We at Brighter Planet regularly come across rankings of green airlines, but it's not always easy to tell which metrics they're based on. Like anything else in the climate change arena, if you want to cut through the rhetoric and hand waving, you have to go right to the data. Naturally, that's just what we did.
We took 9.2 million flight records from a government database and ran them through our climate emissions engine. (Fun fact: this processing, including cross-tabulation and indexing, takes about 15 minutes on a standard household computer.) We analyzed these flight segments accounting for over a dozen characteristics, including aircraft size, seat class and pitch, engine type, fuel efficiency (unlike automobiles, this involves a different third-degree polynomial function for each representative aircraft model), capacity, freight payload, and revenue.
Our goal for this analysis was to determine how much *fuel* was used by each passenger. From a climate standpoint, this is the key metric: since we know how much carbon is in each liter of jet fuel, we can deduce exactly how much greenhouse gas impact each passenger is responsible for.
The results were surprising.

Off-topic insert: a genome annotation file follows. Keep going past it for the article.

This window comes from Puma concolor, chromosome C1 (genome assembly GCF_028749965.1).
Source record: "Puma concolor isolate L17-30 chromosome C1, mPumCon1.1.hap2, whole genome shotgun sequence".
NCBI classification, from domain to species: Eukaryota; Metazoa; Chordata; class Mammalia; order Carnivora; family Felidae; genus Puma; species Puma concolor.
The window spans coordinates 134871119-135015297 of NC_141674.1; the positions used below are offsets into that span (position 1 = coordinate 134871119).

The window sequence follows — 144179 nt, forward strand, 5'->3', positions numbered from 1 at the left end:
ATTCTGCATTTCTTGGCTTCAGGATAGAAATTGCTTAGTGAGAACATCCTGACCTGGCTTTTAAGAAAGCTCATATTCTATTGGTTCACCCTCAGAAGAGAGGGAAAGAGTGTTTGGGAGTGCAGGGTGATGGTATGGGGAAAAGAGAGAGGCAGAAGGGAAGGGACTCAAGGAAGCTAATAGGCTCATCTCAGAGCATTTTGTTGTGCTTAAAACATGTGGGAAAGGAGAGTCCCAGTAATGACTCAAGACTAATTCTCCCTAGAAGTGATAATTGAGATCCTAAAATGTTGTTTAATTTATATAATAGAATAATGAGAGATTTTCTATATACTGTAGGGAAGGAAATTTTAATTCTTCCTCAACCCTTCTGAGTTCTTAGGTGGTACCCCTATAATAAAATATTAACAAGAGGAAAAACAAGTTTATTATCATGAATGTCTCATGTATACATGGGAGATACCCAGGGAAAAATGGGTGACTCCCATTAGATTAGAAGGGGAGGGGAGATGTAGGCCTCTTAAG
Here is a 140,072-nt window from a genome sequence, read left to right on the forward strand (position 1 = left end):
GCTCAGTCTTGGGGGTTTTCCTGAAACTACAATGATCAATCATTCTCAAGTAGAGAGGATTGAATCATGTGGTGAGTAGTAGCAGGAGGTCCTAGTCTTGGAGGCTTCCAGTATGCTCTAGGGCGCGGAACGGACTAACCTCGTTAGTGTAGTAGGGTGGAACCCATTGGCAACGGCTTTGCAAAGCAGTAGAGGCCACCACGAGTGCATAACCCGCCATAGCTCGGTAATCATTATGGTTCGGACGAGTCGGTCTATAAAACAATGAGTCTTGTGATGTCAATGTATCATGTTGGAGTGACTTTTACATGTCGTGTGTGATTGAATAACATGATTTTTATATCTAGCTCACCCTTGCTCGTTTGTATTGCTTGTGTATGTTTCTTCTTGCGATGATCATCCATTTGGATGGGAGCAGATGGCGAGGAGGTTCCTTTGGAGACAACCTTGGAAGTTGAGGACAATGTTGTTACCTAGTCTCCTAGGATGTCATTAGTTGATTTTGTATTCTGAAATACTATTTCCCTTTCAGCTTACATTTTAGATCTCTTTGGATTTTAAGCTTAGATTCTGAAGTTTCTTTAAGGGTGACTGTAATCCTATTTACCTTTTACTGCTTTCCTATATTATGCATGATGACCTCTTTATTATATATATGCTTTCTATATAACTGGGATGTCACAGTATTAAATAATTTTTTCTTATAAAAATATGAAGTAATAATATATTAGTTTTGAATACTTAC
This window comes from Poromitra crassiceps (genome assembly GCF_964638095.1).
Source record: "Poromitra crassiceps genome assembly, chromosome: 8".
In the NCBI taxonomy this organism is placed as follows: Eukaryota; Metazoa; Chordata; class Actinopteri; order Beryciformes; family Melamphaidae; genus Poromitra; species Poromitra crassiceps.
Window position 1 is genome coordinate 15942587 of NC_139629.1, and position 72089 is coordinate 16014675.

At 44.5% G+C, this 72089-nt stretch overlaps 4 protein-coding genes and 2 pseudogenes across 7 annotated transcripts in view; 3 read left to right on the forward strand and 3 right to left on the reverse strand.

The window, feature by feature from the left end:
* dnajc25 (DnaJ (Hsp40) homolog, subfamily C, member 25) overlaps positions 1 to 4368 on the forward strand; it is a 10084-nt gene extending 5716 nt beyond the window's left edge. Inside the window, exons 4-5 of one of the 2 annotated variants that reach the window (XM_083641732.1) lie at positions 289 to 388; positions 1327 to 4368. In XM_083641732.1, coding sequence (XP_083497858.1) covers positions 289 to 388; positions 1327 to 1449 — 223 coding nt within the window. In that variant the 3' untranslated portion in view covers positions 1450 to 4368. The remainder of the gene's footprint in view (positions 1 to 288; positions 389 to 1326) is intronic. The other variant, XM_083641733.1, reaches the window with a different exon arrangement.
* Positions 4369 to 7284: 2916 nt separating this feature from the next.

Given all the hype about the routing efficiency and modern fleet attributes of the new-era "budget" airlines, you'd think they'd dominate the top of the list. But in reality, only JetBlue makes the cut—indeed, it comes in first place. The other major discount shops, Airtran and Southwest, come in dead last on our list, producing 60% and 40% more emissions per passenger, respectively, than JetBlue.
Continental, one of the big-five "old guard" airlines, ended up in second place; impressive considering a legacy fleet and timetable. Virgin America's chief Richard Branson, a vocal climate activist, led his airline to a respectable third place.
Brighter Planet (www.brighterplanet.com) helps people manage their environmental footprint. The clean-energy start-up is pioneering fresh green solutions that are accessible to everyone, fit one's lifestyle, and are fun to share. To date, more than 150,000 customers have used the company's climate change solutions, the Brighter Planet Visa debit and credit cards and Offsets by Brighter Planet, to invest in reputable American renewable energy projects.
This is the first post in a series we'll be doing about a new era of climate action, one that is driven by data and values hard information over corporate slogans and press releases. Have an idea for us? Something to investigate? Shoot us a note at firstname.lastname@example.org.